SpaceX’s Mars-Bound Raptor Engine Is Now Operating at Starship Power Levels
SpaceX’s Raptor engine has reached the necessary power levels to send the Starship into space, CEO Elon Musk confirmed on Thursday. The engine, which is currently undergoing tests at the firm’s Boca Chica facility in Texas, is expected to help send the first humans to Mars and enable society to establish propellant plants and explore even further.
It’s the latest breakthrough for SpaceX’s ambitious design, which uses liquid oxygen and methane for its fuel instead of more traditional rocket propellant, enabling a team of Mars explorers to visit the planet and harvest the fuel to return home. Musk stated that the final Starship design requires the engine to offer at least 170 metric tons of force. During the tests, however, the team was able to reach 172 metric tons and 257 bar chamber pressure using warm propellant. This should offer a 10 to 20 percent performance boost when the rocket stores the propellant in a deep cryogenic state.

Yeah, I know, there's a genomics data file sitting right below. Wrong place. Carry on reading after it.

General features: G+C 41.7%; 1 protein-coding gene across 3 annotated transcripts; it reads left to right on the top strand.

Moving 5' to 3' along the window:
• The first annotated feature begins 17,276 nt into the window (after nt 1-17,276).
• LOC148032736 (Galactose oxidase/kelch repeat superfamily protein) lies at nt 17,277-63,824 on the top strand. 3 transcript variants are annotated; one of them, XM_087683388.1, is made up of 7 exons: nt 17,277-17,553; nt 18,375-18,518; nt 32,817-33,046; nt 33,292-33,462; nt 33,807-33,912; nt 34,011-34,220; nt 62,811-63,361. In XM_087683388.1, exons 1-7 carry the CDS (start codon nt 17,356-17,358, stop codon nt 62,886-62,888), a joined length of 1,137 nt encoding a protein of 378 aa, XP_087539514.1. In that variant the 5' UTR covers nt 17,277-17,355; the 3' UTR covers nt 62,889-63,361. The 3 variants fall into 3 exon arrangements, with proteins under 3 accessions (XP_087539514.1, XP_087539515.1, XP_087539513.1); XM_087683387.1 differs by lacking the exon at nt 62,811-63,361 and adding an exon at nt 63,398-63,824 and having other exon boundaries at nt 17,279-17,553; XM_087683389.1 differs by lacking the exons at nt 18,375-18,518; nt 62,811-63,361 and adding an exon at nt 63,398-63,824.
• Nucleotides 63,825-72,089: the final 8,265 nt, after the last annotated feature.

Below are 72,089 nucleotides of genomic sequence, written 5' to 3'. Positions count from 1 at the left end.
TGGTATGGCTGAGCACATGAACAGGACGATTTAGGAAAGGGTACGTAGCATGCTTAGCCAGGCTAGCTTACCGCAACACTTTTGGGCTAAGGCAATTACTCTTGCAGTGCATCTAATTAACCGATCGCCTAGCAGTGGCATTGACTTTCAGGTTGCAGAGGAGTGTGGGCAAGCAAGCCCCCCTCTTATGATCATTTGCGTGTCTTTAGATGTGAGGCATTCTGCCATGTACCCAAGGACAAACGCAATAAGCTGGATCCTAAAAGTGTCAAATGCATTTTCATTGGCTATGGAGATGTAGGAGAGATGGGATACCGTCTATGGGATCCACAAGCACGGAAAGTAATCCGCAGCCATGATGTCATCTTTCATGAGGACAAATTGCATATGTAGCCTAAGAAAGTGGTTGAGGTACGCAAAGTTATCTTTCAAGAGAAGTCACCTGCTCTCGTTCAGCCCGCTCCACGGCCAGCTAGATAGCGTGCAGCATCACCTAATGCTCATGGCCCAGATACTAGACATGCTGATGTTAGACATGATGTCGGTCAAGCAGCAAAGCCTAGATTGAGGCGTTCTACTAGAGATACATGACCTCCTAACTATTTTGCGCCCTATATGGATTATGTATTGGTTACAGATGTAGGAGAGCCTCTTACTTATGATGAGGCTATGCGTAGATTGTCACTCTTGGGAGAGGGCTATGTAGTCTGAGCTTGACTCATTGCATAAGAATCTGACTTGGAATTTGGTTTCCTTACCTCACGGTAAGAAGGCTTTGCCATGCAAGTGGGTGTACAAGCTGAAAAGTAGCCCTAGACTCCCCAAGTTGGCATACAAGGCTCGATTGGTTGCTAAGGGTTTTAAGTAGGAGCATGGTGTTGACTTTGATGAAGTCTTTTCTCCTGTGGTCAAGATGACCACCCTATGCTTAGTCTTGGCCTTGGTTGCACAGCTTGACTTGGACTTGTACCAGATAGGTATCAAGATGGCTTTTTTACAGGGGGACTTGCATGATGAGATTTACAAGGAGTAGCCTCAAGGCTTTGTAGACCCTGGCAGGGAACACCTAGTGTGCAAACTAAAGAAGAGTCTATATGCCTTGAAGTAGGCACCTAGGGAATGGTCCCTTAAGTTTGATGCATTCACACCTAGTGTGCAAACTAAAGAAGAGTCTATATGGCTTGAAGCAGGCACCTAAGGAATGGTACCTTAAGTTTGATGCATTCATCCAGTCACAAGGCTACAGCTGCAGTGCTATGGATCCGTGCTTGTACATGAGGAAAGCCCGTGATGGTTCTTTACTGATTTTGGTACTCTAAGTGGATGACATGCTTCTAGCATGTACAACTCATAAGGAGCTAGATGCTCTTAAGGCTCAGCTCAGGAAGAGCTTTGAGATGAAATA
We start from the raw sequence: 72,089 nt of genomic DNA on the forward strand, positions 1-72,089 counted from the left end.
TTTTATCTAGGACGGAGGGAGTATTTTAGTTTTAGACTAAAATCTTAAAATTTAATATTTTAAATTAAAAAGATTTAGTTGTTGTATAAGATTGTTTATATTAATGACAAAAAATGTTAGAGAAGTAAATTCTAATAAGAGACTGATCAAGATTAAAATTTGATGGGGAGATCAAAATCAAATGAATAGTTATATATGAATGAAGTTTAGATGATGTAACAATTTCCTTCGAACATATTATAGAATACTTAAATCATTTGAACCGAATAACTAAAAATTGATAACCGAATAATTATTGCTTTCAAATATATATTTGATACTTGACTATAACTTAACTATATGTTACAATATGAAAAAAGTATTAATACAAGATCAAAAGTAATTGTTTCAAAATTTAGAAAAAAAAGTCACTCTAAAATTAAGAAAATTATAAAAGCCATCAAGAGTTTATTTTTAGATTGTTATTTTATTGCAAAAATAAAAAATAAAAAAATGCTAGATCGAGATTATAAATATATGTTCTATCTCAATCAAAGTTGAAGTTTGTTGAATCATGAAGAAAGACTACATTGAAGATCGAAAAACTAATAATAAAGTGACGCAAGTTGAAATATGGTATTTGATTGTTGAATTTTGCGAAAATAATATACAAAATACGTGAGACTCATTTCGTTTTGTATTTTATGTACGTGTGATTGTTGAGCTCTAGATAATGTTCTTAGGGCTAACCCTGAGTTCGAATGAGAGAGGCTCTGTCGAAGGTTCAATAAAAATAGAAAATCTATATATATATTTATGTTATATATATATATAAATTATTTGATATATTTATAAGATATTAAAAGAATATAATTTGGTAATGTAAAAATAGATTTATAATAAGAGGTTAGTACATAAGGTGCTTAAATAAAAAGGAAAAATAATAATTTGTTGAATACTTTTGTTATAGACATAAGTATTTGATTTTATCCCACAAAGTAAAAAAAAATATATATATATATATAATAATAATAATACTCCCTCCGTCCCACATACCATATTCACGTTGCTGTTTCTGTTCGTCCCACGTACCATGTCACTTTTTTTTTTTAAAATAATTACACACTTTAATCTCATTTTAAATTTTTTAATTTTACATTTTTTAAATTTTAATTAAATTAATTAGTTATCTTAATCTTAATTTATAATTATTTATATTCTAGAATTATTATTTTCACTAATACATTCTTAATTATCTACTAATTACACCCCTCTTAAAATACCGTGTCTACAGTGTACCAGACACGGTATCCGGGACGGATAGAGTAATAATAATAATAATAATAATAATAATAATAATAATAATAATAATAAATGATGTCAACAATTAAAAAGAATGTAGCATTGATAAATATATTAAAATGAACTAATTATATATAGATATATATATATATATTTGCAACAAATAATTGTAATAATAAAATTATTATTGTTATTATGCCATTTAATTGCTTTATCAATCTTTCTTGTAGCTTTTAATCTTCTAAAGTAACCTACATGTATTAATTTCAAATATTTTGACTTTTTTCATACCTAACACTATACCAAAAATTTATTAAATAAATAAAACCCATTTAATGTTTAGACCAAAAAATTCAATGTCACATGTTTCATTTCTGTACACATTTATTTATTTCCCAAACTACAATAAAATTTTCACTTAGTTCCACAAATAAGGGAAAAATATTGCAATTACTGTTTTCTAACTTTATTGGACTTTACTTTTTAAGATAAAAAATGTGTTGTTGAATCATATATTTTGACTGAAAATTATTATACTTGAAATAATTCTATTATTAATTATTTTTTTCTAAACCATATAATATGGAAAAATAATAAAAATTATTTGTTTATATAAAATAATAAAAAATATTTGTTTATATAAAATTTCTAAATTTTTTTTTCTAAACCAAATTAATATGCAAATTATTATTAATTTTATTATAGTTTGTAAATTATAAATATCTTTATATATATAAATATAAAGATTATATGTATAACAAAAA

The Starship is central to these plans. The company plans to use 31 of these engines for the booster, resulting in a liftoff thrust originally noted at the launch as 5,400 tons. Another seven engines will power the ship itself. The first major test will be short hop tests of a few hundred kilometers using a miniaturized version of the steel Starship. From there, Musk is aiming to produce an orbital prototype for 2020.
The firm is not the only company working on a liquid oxygen and methane design. Blue Origin’s BE-4, unveiled back in March 2017, has been gradually testing its own design. Ariane Cornell, a sales director for the firm, said last month that the next version of the engine is expected to reach 100 percent thrust, versus the 70 percent seen with other designs.
SpaceX is expected to complete its hop tests sometime over the coming month.
SpaceX is making impressive progress toward its goals, but how is the engine held in place during these tests? “Telekenesis,” Musk responded matter-of-factly on Twitter.